However, piles of junk like we show in the photo of a house we cleared for a client are another matter. We can’t expect the mortgage inspector to clear rubbish away in order to inspect for dry rot or worse under this.
Compulsive hoarding as evidenced in the photo we took of a blocked exit is very different from light clutter. It is a disabling syndrome that can lead to the victim’s home becoming uninhabitable unless checked. An OCD house clearance is not something to undertake lightly.
Compulsive Hoarding in Practice – A Clinical Point of View
A compulsive hoarder’s home can however also turn out a good purchase depending on the stage it has reached. That’s because the condition develops gradually often over several decades.
If a sales representative lightly comments ‘by the way I should tell you the last resident was a bit of a hoarder’ it is therefore extremely important to know the compulsive stage they had reached.
1… Hoarding Level One is a difficulty getting rid of things, as opposed to piling up junk. However, the house is still neat and tidy, and the occupant is well-fed, healthy and clean. They are also still well-engaged with their community. All is still well judging by the outwards signs. Their home can be a good buy …
2… Clutter starts accumulating in unused rooms, the garage, and the garden shed with Hoarding Level Two. The hoarder starts withdrawing from society, and seeks comfort from their growing collection instead. This the tipping point when anxiety and depression increase. These homes need careful inspection …
3… Hoarding Level Three becomes obvious to friends, family and neighbours. There are piles of clutter everywhere and some rooms are completely blocked. The hoarder’s health deteriorates as they live off fast food and put on excessive weight. Cleaning a hoarded house like this requires the help of an expert.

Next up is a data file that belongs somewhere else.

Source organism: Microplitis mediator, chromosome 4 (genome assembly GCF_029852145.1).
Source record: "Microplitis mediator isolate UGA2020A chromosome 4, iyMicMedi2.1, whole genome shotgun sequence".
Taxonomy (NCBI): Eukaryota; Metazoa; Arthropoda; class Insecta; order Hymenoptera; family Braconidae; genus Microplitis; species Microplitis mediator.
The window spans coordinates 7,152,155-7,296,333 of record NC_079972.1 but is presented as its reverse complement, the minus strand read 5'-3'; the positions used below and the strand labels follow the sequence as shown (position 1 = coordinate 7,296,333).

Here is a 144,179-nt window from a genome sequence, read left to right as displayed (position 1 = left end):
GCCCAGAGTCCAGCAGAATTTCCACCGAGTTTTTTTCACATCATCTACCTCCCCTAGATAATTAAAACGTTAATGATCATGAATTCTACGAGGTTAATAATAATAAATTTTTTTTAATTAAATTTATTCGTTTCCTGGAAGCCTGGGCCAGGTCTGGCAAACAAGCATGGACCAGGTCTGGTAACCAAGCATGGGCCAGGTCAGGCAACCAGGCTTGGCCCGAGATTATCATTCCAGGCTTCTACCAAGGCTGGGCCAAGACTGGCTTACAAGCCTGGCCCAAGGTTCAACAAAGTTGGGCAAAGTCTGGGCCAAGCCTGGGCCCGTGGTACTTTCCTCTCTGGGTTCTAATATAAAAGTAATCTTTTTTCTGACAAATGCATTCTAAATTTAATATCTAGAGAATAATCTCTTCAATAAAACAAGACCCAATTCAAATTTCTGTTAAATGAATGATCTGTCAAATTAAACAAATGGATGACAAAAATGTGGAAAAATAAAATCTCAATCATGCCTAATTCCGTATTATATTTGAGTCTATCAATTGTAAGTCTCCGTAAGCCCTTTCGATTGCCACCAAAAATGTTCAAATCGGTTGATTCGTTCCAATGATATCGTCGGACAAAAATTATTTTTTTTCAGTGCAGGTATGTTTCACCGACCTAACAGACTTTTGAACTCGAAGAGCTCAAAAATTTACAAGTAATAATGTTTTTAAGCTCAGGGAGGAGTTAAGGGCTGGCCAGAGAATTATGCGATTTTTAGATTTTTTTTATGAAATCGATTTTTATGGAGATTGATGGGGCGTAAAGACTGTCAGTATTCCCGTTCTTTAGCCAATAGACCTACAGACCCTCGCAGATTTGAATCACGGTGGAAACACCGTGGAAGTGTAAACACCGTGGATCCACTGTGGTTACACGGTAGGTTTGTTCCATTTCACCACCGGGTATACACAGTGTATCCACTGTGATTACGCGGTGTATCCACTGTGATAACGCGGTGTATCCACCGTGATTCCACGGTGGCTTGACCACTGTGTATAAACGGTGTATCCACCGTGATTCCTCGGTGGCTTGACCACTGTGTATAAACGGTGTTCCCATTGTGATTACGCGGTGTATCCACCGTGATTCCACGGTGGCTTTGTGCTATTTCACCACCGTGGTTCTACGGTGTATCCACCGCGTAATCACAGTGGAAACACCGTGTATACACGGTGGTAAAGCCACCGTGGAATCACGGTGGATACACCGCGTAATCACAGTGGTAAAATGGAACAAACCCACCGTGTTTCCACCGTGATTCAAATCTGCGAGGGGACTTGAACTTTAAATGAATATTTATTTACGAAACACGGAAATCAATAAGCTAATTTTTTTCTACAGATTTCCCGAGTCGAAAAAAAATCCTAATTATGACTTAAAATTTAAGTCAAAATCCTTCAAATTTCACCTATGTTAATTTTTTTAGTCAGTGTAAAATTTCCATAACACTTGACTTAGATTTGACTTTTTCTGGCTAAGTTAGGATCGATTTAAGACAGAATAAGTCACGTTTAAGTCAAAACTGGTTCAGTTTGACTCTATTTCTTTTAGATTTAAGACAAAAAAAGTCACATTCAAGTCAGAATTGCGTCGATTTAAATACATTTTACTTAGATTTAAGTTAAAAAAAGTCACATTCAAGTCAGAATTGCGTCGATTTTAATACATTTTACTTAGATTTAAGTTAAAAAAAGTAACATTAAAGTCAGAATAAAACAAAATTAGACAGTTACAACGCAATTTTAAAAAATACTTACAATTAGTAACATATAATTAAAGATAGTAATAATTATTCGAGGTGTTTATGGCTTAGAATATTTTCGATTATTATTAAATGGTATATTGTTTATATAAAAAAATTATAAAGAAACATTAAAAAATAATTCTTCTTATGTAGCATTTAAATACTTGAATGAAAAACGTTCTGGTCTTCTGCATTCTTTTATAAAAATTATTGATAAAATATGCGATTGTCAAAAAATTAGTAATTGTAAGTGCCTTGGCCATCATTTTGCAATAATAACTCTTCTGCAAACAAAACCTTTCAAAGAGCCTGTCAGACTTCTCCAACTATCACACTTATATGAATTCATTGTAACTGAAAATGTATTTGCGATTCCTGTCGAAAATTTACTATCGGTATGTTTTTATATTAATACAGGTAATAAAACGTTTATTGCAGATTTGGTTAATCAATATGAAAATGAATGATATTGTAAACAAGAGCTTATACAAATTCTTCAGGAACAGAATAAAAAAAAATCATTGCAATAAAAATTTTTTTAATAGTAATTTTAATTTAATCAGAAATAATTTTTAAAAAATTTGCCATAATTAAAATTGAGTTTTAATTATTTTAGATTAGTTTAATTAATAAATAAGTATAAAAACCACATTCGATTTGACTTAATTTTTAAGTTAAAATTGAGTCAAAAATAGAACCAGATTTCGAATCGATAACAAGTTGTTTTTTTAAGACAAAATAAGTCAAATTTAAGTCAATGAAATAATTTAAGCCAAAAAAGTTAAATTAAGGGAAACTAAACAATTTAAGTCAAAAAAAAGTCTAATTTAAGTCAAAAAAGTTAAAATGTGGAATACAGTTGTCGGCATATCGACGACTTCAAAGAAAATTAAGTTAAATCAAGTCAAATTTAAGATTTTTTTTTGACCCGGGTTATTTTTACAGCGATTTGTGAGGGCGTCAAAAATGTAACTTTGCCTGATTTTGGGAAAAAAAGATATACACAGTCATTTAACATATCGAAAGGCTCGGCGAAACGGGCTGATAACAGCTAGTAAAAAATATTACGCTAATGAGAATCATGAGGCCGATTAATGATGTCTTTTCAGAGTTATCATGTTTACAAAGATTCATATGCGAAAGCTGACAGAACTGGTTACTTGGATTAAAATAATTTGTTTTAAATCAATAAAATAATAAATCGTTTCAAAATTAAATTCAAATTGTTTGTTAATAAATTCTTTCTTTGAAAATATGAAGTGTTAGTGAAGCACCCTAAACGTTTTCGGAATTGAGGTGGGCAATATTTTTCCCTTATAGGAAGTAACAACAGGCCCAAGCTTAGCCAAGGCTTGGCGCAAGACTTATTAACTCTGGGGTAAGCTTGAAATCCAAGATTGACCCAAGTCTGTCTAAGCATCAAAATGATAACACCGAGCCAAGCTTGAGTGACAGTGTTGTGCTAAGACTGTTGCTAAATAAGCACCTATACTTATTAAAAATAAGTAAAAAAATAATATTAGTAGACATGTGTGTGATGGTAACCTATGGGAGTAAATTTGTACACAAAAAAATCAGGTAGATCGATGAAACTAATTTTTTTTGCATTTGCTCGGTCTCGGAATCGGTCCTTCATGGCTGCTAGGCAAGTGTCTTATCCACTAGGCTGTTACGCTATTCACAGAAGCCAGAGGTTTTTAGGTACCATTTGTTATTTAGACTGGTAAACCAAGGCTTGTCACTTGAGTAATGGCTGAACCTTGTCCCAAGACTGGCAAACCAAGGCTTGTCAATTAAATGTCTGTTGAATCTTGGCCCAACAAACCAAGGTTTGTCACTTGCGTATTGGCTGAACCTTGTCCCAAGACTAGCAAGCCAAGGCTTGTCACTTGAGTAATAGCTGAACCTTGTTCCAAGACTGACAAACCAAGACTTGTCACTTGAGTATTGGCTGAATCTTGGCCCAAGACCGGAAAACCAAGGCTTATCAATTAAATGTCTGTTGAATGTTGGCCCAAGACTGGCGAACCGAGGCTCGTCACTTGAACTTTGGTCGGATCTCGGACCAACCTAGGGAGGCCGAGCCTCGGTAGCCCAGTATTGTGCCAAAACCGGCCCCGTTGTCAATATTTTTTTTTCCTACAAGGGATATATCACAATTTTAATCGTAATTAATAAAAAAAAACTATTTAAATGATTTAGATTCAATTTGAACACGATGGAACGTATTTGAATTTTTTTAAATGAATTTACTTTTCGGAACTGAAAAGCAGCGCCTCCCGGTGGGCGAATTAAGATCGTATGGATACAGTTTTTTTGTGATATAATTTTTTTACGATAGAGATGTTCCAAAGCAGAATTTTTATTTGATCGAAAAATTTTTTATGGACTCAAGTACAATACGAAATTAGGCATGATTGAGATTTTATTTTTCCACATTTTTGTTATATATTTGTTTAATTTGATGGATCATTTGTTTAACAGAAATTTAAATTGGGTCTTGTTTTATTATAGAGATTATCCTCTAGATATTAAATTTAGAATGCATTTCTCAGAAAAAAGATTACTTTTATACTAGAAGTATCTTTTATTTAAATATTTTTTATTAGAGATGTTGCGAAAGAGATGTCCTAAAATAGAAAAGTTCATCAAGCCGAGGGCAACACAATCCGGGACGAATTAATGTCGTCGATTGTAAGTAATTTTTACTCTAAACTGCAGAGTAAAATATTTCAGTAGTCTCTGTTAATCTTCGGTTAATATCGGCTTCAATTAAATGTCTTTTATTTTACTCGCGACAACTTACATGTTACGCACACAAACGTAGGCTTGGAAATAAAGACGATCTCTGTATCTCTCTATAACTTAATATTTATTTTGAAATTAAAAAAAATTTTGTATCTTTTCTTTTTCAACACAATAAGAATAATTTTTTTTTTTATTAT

4 … Purchasing a home at Hoarding Level Four becomes a bit of a gamble, especially if access to services is blocked. Deep depression may cause the affected person to lose interest in maintenance. Floors and ceilings may sag while the occupants indulge in future fantasies. Purchasers should budget for complete renovation.
5 … Hoarding Level Five is the stage where the occupant and their home may have reached the point of no return. The future has little purpose in situations like this. The affected person desperately needs professional assistance. We would not touch a home like this. Are you brave enough, do you dare?
Catch 22 – To Clean a Hoarded House Before or After Purchase
An OCD house clearance may not come cheap, however ending up with a major rebuild on your hands could cost you far more. It can be wiser to purchase a hoarder’s house in ‘mint condition’ rather than end up with a patchwork-quilt of half-fixes.
You might otherwise fail to detect defects and have to choose between expensive litigation, or long delays before occupation owing to having to do major repairs. Avery Associates offers a bespoke house cleaning service, and we do also have a panel of RICS Chartered Surveyors.
It’s your decision at the end of the day whether you take a calculated gamble and purchase a home in shabby condition after decades of hoarding. We have had clients who profited that way. We have also had clients who did not, and ended up with an abandoned romantic ruin because they failed to inspect properly.